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Simulation Field Trip Offers New Possibilities

0919-SimulationSimulation as an educational tool has evolved in recent years to become a vital element of most medical institutions. Saturday, a group of otolaryngologists experienced some of the latest advances in simulation at the University of California, San Diego (UCSD) Medical School and left with ideas to expand simulation education even more.

“UCSD has a comprehensive simulator center, so this was an exciting opportunity to see a local resource with great capabilities,” said Ellen S. Deutsch, MD, MS, chair of the Academy’s Simulation Education Committee. “It let otolaryngologists explore what opportunities are out there and how people take advantage of simulation centers. It is a novel opportunity, and it was the first time this was done at an Academy meeting.”

The UCSD center highlighted robots for surgery, a virtual temporal bone procedure, suturing stations, a demonstration of teamwork, and a session with a standardized patient where health care professionals learn to better communicate with patients.

“We designed this experience so people could get a sampling of a variety of simulation modalities,” Dr. Deutsch said. “The idea is to get their hands on the simulators to get some idea of their capabilities. A lot of times these concepts make more sense when you have your hands on the equipment.”

But the experience also was an opportunity for faculty members to get ideas for their own simulation centers at home or to teach other health care professionals.

“It was a great opportunity for people to see what is going on in simulation around the country,” said Gregory J. Wiet, MD, MBS, professor of otolaryngology, pediatrics, and biomedical informatics at Nationwide Children’s Hospital, Ohio State University. “Whether you are already involved in it or just getting into it, I think it was a great experience to try a lot of different applications of simulation training. I do research in a simulator-type development and I am a member of the Academy Task Force that looks at how we can use simulation for training in all aspects.”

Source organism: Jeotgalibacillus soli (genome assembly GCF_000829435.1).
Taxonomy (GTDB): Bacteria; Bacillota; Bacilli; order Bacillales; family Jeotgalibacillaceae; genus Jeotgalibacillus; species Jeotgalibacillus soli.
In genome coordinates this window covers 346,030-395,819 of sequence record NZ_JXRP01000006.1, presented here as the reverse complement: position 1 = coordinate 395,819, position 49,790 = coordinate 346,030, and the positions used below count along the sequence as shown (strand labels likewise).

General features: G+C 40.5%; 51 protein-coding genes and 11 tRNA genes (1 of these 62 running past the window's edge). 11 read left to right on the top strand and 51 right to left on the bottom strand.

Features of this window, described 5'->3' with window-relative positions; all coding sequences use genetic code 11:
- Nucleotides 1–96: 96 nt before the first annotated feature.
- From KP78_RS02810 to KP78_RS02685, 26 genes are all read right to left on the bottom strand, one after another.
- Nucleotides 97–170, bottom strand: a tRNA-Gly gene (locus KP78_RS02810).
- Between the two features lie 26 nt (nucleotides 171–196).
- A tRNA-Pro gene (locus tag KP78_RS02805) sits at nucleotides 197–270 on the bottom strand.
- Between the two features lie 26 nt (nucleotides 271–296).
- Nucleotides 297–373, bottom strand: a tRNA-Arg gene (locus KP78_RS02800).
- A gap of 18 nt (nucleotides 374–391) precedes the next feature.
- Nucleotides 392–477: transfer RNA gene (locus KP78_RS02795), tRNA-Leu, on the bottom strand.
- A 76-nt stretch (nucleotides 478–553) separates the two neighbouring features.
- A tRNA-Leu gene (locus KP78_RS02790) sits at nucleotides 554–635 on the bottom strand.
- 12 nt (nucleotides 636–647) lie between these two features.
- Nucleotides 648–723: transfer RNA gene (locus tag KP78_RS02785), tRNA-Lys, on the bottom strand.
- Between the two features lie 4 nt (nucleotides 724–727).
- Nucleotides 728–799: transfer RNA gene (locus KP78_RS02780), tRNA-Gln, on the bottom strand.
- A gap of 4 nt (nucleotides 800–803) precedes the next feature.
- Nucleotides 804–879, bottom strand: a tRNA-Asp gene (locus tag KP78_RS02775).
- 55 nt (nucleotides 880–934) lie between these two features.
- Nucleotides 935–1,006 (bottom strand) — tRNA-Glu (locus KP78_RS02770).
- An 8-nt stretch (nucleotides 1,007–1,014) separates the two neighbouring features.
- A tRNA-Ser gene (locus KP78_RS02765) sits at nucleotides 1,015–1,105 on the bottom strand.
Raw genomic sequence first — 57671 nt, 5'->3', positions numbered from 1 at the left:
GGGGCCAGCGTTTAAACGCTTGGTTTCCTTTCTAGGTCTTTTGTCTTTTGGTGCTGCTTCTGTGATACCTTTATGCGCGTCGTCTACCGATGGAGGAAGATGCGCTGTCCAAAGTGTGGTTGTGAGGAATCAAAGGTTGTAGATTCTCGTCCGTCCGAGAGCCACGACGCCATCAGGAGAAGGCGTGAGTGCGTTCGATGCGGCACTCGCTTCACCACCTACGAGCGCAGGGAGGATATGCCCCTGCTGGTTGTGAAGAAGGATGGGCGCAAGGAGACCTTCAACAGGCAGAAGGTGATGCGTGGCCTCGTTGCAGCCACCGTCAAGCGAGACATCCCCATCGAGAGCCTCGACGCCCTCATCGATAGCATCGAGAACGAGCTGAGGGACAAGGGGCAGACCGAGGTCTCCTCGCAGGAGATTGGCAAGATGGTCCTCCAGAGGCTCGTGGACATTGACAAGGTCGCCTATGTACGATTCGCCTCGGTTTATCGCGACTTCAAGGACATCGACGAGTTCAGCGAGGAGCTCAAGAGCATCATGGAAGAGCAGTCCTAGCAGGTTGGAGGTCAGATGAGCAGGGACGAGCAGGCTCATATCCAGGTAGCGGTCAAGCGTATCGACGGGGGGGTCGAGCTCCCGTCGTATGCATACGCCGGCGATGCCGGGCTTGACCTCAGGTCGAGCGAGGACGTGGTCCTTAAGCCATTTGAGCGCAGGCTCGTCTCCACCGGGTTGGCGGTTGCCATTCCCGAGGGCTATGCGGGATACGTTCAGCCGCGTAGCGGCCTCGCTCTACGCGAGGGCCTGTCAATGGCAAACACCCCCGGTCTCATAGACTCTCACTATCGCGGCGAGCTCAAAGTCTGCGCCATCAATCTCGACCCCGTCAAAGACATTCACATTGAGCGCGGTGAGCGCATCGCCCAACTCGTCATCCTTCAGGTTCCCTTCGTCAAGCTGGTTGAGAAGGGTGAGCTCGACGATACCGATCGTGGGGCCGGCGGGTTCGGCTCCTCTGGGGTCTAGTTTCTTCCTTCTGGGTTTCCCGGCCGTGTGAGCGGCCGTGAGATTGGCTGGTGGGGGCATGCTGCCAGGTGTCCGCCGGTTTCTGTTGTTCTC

Mark K. Lavigne, MD, Laurinburg ENT Clinic, Laurinburg, NC, was impressed with the temporal bone procedure simulator that gives the user tactile feedback when drilling into a bone.

“It was an excellent program to practice our skills and to see the ways that are being taught today,” he said. “I think it was very realistic. For me, I would like to take some of that back home and maybe help train some of the paramedical folks, the Certified Nursing Assistants (CNA)s, and the nurses.”

The Simulation Field Trip at UCSD was supported by Atos Medical, Inc.; Karl Storz Endoscopy America; OtoSim; Voxel-Man; and Zimmer Biomet.

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